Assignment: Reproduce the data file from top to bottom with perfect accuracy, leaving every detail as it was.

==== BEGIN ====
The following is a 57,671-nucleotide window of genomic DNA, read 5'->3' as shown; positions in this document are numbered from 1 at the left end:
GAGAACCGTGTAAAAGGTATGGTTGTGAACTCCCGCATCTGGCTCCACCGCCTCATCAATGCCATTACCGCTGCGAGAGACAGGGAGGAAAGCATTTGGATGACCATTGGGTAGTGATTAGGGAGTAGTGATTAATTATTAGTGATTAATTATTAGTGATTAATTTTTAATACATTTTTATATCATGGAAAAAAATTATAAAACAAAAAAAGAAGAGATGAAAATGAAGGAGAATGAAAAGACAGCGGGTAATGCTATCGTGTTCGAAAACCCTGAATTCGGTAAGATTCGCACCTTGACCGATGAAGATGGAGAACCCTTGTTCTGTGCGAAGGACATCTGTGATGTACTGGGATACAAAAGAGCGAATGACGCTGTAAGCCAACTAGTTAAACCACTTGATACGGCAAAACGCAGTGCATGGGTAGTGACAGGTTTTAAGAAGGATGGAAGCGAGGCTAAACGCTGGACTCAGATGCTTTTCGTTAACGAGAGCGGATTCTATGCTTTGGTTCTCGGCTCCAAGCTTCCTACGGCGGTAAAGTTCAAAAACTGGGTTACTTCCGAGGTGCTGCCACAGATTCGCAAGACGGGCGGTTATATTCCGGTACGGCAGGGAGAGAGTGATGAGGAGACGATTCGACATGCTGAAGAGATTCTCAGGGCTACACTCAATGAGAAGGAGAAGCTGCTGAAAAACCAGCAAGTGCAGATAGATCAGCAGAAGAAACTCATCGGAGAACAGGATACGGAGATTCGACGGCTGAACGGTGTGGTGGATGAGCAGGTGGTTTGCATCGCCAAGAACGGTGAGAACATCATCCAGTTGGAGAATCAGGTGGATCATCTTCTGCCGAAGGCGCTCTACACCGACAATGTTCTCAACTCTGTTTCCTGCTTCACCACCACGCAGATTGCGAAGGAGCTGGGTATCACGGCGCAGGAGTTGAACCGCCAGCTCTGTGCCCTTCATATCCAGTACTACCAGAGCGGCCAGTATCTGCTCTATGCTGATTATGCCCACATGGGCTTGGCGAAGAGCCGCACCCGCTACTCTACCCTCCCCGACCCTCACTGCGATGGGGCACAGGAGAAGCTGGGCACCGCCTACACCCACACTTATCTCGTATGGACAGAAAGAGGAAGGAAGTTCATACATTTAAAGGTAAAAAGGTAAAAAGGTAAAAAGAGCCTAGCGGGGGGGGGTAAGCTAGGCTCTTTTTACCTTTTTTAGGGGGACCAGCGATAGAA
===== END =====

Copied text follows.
The following is a 57,671-nucleotide window of genomic DNA, read 5'->3' as shown; positions in this document are numbered from 1 at the left end:
GAGAACCGTGTAAAAGGTATGGTTGTGAACTCCCGCATCTGGCTCCACCGCCTCATCAATGCCATTACCGCTGCGAGAGACAGGGAGGAAAGCATTTGGATGACCATTGGGTAGTGATTAGGGAGTAGTGATTAATTATTAGTGATTAATTATTAGTGATTAATTTTTAATACATTTTTATATCATGGAAAAAAATTATAAAACAAAAAAAGAAGAGATGAAAATGAAGGAGAATGAAAAGACAGCGGGTAATGCTATCGTGTTCGAAAACCCTGAATTCGGTAAGATTCGCACCTTGACCGATGAAGATGGAGAACCCTTGTTCTGTGCGAAGGACATCTGTGATGTACTGGGATACAAAAGAGCGAATGACGCTGTAAGCCAACTAGTTAAACCACTTGATACGGCAAAACGCAGTGCATGGGTAGTGACAGGTTTTAAGAAGGATGGAAGCGAGGCTAAACGCTGGACTCAGATGCTTTTCGTTAACGAGAGCGGATTCTATGCTTTGGTTCTCGGCTCCAAGCTTCCTACGGCGGTAAAGTTCAAAAACTGGGTTACTTCCGAGGTGCTGCCACAGATTCGCAAGACGGGCGGTTATATTCCGGTACGGCAGGGAGAGAGTGATGAGGAGACGATTCGACATGCTGAAGAGATTCTCAGGGCTACACTCAATGAGAAGGAGAAGCTGCTGAAAAACCAGCAAGTGCAGATAGATCAGCAGAAGAAACTCATCGGAGAACAGGATACGGAGATTCGACGGCTGAACGGTGTGGTGGATGAGCAGGTGGTTTGCATCGCCAAGAACGGTGAGAACATCATCCAGTTGGAGAATCAGGTGGATCATCTTCTGCCGAAGGCGCTCTACACCGACAATGTTCTCAACTCTGTTTCCTGCTTCACCACCACGCAGATTGCGAAGGAGCTGGGTATCACGGCGCAGGAGTTGAACCGCCAGCTCTGTGCCCTTCATATCCAGTACTACCAGAGCGGCCAGTATCTGCTCTATGCTGATTATGCCCACATGGGCTTGGCGAAGAGCCGCACCCGCTACTCTACCCTCCCCGACCCTCACTGCGATGGGGCACAGGAGAAGCTGGGCACCGCCTACACCCACACTTATCTCGTATGGACAGAAAGAGGAAGGAAGTTCATACATTTAAAGGTAAAAAGGTAAAAAGGTAAAAAGAGCCTAGCGGGGGGGGGTAAGCTAGGCTCTTTTTACCTTTTTTAGGGGGACCAGCGATAGAA